Caring Communities: October 2019 Caring for Our Earth Blog

A Laysan albatross pair. Males and females mate for life, and have a ritualized mating dance. They hatch one egg per year, and take turns feeding and sitting on the nest. Flying for many days at a time, the pair gathers food for their young before returning to the nest. Photo credit: Bettina Arrigoni

What’s the big deal about plastic, anyway? you may ask. Many years ago I volunteered with researchers studying the impact of plastics in the ocean. We dissected hundreds of birds that spend their lives flying and feeding in a remote area of the North Pacific Ocean—where very few, if any, people live. Every single bird had chunks of plastic in its stomach! One of the birds I dissected had a large piece of plastic with a sharp edge protruding through its stomach wall. I wondered if that’s what killed it. Sometimes I could identify what the plastic item was, but most often the stomach was filled with tiny fragments of different colored plastic. As I poked through the defrosted bodies of dozens of birds I felt incredible disgust, then deep sadness, followed by a strong determination to make changes.


An albatross bolus is normally filled with squid beaks and other undigestible, but natural material. What plastic items can you identify?,_Kure_Atoll.JPG

So I developed an environmental science program at the high school where I taught. For one activity my students analyzed the contents of albatross boluses (like an owl pellet—the undigested material that fledglings cough up before they take off on their first flight) collected from tiny islands north of Hawaii, where no people live. The islands are covered in plastic debris, and every albatross bolus had more plastic than natural material. This makes the young birds feel full, though they are getting no nutritive value from what’s filling their stomachs. We were all shocked at how much we found. Plastic is everywhere on our planet, especially suspended near the surface of our oceans, and it’s made to last forever. Does it make any sense to make products from it that are designed to be thrown away after a single use?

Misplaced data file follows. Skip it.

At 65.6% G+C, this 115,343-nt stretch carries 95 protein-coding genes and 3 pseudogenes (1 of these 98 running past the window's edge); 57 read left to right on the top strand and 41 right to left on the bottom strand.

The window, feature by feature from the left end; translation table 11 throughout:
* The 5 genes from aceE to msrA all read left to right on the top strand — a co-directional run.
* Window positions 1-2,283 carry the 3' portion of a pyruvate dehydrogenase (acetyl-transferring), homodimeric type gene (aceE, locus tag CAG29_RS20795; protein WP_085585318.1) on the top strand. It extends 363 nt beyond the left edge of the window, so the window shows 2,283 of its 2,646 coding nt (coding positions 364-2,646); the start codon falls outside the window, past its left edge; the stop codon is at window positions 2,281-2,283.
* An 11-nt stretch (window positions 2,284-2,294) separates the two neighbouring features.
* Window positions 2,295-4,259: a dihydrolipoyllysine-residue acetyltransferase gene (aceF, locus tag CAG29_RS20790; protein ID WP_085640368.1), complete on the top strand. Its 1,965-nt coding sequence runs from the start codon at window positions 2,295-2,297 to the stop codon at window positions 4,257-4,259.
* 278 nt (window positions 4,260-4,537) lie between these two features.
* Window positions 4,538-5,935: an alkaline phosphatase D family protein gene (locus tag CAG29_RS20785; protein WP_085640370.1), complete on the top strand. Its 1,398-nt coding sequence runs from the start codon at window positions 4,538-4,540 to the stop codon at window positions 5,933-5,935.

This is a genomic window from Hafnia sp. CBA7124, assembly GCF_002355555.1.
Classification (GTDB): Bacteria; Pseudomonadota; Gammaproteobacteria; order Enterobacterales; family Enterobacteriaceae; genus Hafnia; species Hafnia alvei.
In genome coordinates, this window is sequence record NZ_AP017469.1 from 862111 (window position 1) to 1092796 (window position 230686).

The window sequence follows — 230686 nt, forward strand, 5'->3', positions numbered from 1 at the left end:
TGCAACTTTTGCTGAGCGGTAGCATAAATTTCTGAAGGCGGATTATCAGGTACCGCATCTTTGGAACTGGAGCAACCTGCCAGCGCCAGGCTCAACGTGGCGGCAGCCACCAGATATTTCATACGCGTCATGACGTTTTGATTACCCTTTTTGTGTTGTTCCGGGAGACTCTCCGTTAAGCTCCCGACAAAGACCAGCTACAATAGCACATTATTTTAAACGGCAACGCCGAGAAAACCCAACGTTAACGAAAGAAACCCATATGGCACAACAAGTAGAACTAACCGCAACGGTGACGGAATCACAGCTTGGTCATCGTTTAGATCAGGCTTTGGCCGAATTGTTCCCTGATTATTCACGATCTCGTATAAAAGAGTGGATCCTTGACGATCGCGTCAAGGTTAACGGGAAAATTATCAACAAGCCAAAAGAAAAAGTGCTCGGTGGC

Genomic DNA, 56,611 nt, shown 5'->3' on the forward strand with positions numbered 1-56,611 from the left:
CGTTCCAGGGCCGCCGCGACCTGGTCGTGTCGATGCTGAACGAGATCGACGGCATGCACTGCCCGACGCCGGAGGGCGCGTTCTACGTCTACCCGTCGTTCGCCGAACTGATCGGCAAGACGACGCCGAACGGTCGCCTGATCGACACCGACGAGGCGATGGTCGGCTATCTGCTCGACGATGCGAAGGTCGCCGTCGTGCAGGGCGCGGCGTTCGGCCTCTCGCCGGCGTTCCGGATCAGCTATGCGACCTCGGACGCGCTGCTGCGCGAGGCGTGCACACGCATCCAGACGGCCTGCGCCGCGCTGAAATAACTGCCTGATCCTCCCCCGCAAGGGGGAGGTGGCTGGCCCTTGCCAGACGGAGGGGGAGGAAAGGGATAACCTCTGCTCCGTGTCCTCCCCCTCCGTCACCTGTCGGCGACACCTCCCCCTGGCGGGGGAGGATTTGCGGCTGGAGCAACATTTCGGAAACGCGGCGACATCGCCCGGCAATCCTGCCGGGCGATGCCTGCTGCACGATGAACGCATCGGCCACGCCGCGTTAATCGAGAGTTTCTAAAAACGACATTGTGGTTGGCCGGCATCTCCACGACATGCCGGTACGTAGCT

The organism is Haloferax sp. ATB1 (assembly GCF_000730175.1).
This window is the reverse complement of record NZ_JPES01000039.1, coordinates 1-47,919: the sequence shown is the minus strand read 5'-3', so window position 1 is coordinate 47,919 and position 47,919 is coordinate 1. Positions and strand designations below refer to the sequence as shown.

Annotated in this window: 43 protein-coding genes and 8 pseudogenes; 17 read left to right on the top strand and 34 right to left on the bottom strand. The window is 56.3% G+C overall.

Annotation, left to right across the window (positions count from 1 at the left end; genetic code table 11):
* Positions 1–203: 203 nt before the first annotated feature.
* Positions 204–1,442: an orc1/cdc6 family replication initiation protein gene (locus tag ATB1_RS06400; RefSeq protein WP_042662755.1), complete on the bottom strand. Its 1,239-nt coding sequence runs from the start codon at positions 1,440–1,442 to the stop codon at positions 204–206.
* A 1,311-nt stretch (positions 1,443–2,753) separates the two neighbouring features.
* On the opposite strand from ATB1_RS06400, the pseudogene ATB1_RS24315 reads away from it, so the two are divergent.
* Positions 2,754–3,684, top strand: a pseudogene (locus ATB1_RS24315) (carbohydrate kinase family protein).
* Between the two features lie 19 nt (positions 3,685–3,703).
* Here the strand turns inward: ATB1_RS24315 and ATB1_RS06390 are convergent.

Using the Hendricks F.A.C.T. Tool

As you might imagine, facing this reality of what my students and I discovered was painful for all of us. My students were shocked and coped by distracting each other with jokes and teasing, talking about anything but what we had just seen. I wish I’d known about Hendricks tools back then! Maybe I could have helped them face what they experienced more consciously so they could respond in some meaningful way.

Now I practice the F.A.C.T. formula I learned in recent Hendricks’ trainings:

Facing Reality: This is best done while moving—I like to walk around the room at a comfortable pace while letting myself fully feel the feelings in my body. I ask myself, “What have I not been willing to face about my experience and feelings?” Several things popped into my mind: the choices I make create major harmful results for other living beings; sometimes I feel tired of the effort I put out and don’t want people to roll their eyes at my eco-cop persona; and sometimes I’m just lazy and don’t want to deal with all of this anymore; and…. when I looked at all that plastic in those bird stomachs I felt a nauseous sinking sensation in my belly. After watching videos showing birds feeding this stuff to their babies my throat tightened up and burned. I didn’t let myself feel this for too long because it was uncomfortable. My mind numbed out, like I was going to faint, as I envisioned the enormity of the problem, and the sense that the problem was too big for me to do anything about.

Accepting 100% Responsibility: I chose one of the issues to face and hold it in one hand, saying, “I accept that the plastic pollution problem seems so big that I cannot make enough impact to turn it around.” I notice what bubbles up inside me after saying that and look at my other hand to express that, “And I know there are some things I can do that will make a difference, even if they’re small.” I go back and forth from hand to hand as my statements shift until I feel clarity. My statement becomes, “I accept I am not a victim of my culture, but a caring person who has many choices.”

Choosing Aliveness and Making a Commitment: I choose to make decisions when shopping that I feel good about. I commit to making my impact on other living beings a priority in my daily choices.